SHUBERT: Also from Libya?

AL-KOUNCIL (PH): Yes, he was from Libya, yes. He was very quiet. He was come to the mosque; he sat in the mosque and pray and he goes. It seems like he's a normal person.

SHUBERT (voice-over): The mosque is in Manchester's rough Moss Side (ph) neighborhood. Khalid al-Kouncil (ph), a Libyan mechanic here for 17 years, told us the attack has hit the Muslim community hard.

AL-KOUNCIL (PH): Every single Muslim is affected with this, what he done, because everyone he looks to the Muslim, what he done. And this is actually, it's not right things to do. He affect me, affect, I mean, too many brothers in here, he affected them. And even now, we fear, even my wife, she is scared to go to the town.

SHUBERT (voice-over): The Abedi family attended the larger mosque in the upscale Didsbury area. The sermons against ISIS and extremism pushed Salman to the fringes.

UNIDENTIFIED MALE: The Abedi family, especially the father and the older brother were quite respected and well-known in the Libya community here. And there were normal people. There was nothing abnormal about them.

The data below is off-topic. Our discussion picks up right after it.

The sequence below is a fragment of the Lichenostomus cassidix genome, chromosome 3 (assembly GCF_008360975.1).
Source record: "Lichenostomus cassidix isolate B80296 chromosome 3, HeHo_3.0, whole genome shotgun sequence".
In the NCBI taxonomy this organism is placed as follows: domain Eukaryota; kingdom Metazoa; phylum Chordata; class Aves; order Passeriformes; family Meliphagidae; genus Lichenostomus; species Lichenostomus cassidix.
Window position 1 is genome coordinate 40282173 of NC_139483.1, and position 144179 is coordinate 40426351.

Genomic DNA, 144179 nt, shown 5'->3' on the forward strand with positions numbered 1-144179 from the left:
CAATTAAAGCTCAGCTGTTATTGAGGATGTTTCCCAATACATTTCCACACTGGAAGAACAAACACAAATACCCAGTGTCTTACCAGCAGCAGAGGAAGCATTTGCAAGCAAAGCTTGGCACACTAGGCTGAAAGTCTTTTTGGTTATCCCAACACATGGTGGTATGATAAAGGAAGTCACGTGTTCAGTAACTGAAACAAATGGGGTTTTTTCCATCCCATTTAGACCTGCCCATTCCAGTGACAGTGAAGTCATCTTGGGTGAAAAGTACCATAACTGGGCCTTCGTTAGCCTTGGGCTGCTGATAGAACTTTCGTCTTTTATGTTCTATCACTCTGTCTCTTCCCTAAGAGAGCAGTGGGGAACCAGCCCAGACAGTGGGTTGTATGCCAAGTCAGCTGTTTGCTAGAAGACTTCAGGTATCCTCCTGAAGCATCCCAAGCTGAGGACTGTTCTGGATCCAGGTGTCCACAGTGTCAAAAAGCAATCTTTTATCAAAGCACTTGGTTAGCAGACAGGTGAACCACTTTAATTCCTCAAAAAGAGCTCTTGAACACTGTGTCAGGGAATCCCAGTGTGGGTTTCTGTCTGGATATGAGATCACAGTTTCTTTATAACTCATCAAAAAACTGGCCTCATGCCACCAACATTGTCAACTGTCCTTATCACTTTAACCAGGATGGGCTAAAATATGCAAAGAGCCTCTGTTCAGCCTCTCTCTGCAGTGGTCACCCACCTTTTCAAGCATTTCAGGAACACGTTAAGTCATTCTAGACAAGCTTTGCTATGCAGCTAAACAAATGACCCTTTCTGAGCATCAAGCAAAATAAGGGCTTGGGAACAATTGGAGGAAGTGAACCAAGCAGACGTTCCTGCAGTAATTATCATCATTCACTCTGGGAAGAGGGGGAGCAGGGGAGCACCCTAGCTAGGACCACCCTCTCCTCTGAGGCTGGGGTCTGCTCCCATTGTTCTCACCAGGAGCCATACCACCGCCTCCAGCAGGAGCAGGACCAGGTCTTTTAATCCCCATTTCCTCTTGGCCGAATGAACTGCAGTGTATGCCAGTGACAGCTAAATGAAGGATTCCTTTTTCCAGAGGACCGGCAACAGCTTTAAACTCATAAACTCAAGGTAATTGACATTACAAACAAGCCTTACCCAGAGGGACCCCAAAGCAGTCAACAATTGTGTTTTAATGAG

However, Salman was kind of isolated and inverted. He was not engaging with the Libyan community here and actually most of his friends were outside of the Libya community.

SHUBERT: The picture that's emerging of Salman Abedi is that of a lonely young man, drifting between communities here but he didn't have to go far to find other young men and women vulnerable to extremism.

SHUBERT (voice-over): Around the corner from Abedi's house at Whalley Range High School, Zahra and Salma Halane caused a stir when they ran away from home to join ISIS.

Even when the Halane twins reached Syria, they met up with an old friend from Moss Side, Ralph Hosti (ph), notorious for being ISIS' most prolific British recruiter, believed killed in a drone strike.

Local media, citing British investigators, say he, too, is linked to Abedi.

Many came here to escape wars at home and now some worry about raising their kids here.

AL-KOUNCIL (PH): Is everybody here worried about his children.

SHUBERT: You have sons of your own.

AL-KOUNCIL (PH): Yes, yes, you have to worry about them.

SHUBERT (voice-over): Violent extremism, he told us, is a danger no parent can afford to ignore.

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SHUBERT: Now British police have said they are rolling up this network. However, keep in mind, that hundreds of fighters Britain to go join the war in Syria. Many of them have returned. So it's difficult to know exactly --